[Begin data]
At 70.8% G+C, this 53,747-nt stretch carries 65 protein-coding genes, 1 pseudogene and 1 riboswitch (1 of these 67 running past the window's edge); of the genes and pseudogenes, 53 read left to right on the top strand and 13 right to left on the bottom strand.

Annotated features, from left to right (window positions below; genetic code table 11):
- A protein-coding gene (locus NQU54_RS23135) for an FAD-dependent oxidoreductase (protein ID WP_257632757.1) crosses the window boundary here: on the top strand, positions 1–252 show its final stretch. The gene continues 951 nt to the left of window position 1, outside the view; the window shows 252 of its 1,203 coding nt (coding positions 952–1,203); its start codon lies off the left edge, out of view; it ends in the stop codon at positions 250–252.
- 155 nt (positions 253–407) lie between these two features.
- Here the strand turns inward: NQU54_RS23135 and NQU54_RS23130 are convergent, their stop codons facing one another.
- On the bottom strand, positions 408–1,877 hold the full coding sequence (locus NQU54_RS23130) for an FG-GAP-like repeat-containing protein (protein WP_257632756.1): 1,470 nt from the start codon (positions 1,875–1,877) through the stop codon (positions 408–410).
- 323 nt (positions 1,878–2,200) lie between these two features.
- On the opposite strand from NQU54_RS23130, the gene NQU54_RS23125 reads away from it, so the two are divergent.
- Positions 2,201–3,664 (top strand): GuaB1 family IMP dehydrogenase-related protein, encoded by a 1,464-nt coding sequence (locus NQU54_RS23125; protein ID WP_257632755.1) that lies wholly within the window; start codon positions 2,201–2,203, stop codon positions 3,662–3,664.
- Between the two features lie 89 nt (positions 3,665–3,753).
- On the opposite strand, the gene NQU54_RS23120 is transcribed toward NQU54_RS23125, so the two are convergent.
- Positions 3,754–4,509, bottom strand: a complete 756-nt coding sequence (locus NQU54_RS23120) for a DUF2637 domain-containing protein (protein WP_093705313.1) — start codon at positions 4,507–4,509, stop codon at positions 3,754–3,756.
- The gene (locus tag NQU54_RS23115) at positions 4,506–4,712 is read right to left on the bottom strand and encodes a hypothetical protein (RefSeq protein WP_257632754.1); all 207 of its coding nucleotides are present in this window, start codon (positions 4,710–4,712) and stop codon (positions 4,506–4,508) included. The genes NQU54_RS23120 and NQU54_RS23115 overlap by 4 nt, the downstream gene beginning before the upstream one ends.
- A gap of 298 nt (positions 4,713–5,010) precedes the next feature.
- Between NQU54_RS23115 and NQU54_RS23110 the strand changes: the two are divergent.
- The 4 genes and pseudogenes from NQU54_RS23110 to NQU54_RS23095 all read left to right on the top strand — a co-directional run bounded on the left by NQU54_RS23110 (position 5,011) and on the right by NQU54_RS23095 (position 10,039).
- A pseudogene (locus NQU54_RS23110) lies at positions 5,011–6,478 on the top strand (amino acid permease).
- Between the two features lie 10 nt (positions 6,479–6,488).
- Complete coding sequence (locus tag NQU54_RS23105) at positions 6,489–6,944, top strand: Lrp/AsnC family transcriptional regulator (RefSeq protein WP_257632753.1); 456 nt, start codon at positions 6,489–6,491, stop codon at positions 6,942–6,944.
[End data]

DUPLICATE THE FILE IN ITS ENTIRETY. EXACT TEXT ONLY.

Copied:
At 70.8% G+C, this 53,747-nt stretch carries 65 protein-coding genes, 1 pseudogene and 1 riboswitch (1 of these 67 running past the window's edge); of the genes and pseudogenes, 53 read left to right on the top strand and 13 right to left on the bottom strand.

Annotated features, from left to right (window positions below; genetic code table 11):
- A protein-coding gene (locus NQU54_RS23135) for an FAD-dependent oxidoreductase (protein ID WP_257632757.1) crosses the window boundary here: on the top strand, positions 1–252 show its final stretch. The gene continues 951 nt to the left of window position 1, outside the view; the window shows 252 of its 1,203 coding nt (coding positions 952–1,203); its start codon lies off the left edge, out of view; it ends in the stop codon at positions 250–252.
- 155 nt (positions 253–407) lie between these two features.
- Here the strand turns inward: NQU54_RS23135 and NQU54_RS23130 are convergent, their stop codons facing one another.
- On the bottom strand, positions 408–1,877 hold the full coding sequence (locus NQU54_RS23130) for an FG-GAP-like repeat-containing protein (protein WP_257632756.1): 1,470 nt from the start codon (positions 1,875–1,877) through the stop codon (positions 408–410).
- 323 nt (positions 1,878–2,200) lie between these two features.
- On the opposite strand from NQU54_RS23130, the gene NQU54_RS23125 reads away from it, so the two are divergent.
- Positions 2,201–3,664 (top strand): GuaB1 family IMP dehydrogenase-related protein, encoded by a 1,464-nt coding sequence (locus NQU54_RS23125; protein ID WP_257632755.1) that lies wholly within the window; start codon positions 2,201–2,203, stop codon positions 3,662–3,664.
- Between the two features lie 89 nt (positions 3,665–3,753).
- On the opposite strand, the gene NQU54_RS23120 is transcribed toward NQU54_RS23125, so the two are convergent.
- Positions 3,754–4,509, bottom strand: a complete 756-nt coding sequence (locus NQU54_RS23120) for a DUF2637 domain-containing protein (protein WP_093705313.1) — start codon at positions 4,507–4,509, stop codon at positions 3,754–3,756.
- The gene (locus tag NQU54_RS23115) at positions 4,506–4,712 is read right to left on the bottom strand and encodes a hypothetical protein (RefSeq protein WP_257632754.1); all 207 of its coding nucleotides are present in this window, start codon (positions 4,710–4,712) and stop codon (positions 4,506–4,508) included. The genes NQU54_RS23120 and NQU54_RS23115 overlap by 4 nt, the downstream gene beginning before the upstream one ends.
- A gap of 298 nt (positions 4,713–5,010) precedes the next feature.
- Between NQU54_RS23115 and NQU54_RS23110 the strand changes: the two are divergent.
- The 4 genes and pseudogenes from NQU54_RS23110 to NQU54_RS23095 all read left to right on the top strand — a co-directional run bounded on the left by NQU54_RS23110 (position 5,011) and on the right by NQU54_RS23095 (position 10,039).
- A pseudogene (locus NQU54_RS23110) lies at positions 5,011–6,478 on the top strand (amino acid permease).
- Between the two features lie 10 nt (positions 6,479–6,488).
- Complete coding sequence (locus tag NQU54_RS23105) at positions 6,489–6,944, top strand: Lrp/AsnC family transcriptional regulator (RefSeq protein WP_257632753.1); 456 nt, start codon at positions 6,489–6,491, stop codon at positions 6,942–6,944.